Russian Resurgence Timeline

Nov 16 2015

Has the Dayton Accord Run Its Course?

Twenty years after the agreement ended the Bosnian war, the country is still vulnerable to ethnic and political conflict.
Nov 10 2015

Russia Faces a Difficult Choice in Ukraine

For now, Moscow will weather the pain of extended sanctions to keep the Minsk agreement from falling apart.
Nov 05 2015

Russia Makes Friendly Overtures Toward Turkey

There's common ground on energy and the Islamic State, but Moscow and Ankara agree on little else.
Nov 03 2015

Russia Prepares to Tighten Spending in 2016

Moscow's draft budget for 2016 could have far-reaching effects for Russia's defense sector and the country's financial and social stability.
Nov 02 2015

Russia Tightens Its Hold on Armenia

Yerevan is searching for economic opportunities with Iran, which Moscow will do its best to prevent.
Oct 30 2015

Syrian Summit Guest List Reflects New Normal

Washington and Tehran are entering a much broader, more public strategic dialogue.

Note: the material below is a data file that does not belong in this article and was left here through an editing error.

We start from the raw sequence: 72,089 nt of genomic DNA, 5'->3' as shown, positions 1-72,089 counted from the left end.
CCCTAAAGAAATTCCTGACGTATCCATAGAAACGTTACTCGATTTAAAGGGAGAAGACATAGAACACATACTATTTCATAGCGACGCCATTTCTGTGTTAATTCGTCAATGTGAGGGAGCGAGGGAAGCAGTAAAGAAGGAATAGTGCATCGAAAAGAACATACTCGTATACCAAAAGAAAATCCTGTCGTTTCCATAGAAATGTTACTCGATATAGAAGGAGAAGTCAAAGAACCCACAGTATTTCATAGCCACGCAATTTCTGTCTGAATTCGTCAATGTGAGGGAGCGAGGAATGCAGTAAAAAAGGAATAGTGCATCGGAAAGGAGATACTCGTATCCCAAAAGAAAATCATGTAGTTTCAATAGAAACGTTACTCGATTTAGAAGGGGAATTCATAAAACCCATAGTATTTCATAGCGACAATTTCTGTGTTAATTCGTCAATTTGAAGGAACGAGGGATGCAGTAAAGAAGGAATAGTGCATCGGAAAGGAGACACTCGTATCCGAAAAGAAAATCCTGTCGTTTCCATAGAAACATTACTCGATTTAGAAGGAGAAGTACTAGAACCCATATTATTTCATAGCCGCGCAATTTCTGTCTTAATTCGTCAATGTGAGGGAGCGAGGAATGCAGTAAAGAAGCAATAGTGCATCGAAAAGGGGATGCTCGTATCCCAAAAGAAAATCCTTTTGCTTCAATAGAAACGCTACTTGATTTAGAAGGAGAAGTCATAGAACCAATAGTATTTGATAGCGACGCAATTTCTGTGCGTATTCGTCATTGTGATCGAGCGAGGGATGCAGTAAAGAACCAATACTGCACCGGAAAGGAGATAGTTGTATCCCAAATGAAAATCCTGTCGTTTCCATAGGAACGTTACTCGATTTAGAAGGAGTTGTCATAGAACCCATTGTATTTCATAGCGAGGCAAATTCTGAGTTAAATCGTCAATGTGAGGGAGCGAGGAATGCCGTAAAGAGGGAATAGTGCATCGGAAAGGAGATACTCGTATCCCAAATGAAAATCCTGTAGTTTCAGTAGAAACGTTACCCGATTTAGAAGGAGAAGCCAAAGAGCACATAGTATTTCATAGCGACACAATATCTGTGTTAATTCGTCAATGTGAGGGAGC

Oct 29 2015

Germany Tests the Waters With Russia

A meeting on bilateral trade indicates that Germany is reconsidering its stance on economic sanctions against Russia.
Oct 26 2015

The World Converges on Syria: A Chronology

Stratfor predicted Russia's increasingly assertive military activity in Syria, and we continue to forecast how regional and global dynamics will shift as a result.
Oct 24 2015

Syria: Russia Calls For National Elections

Russia would like the Syrian government to hold presidential and parliamentary elections soon, Russian Foreign Minister Sergei Lavrov said Oct. 24 on state television, Reuters reported.
Sep 24 2015

Syria: U.S., Russia Reach A 'Tacit Agreement' On The Syrian War

According to a senior adviser to Syrian President Bashar al Assad, the United States and Russia have reached a "tacit agreement" on ending the conflict in Syria, AFP reported Sept. 24.

Despite ongoing demographic, economic and geopolitical problems, Russia is using every tool at its disposal to reassert itself in the former
Soviet Union. Rather than taking back its former position as the patron state of many Central Asian, Caucasus and Eastern European countries, the Kremlin is attempting to exert softer control over its former republics.

Key Analysis

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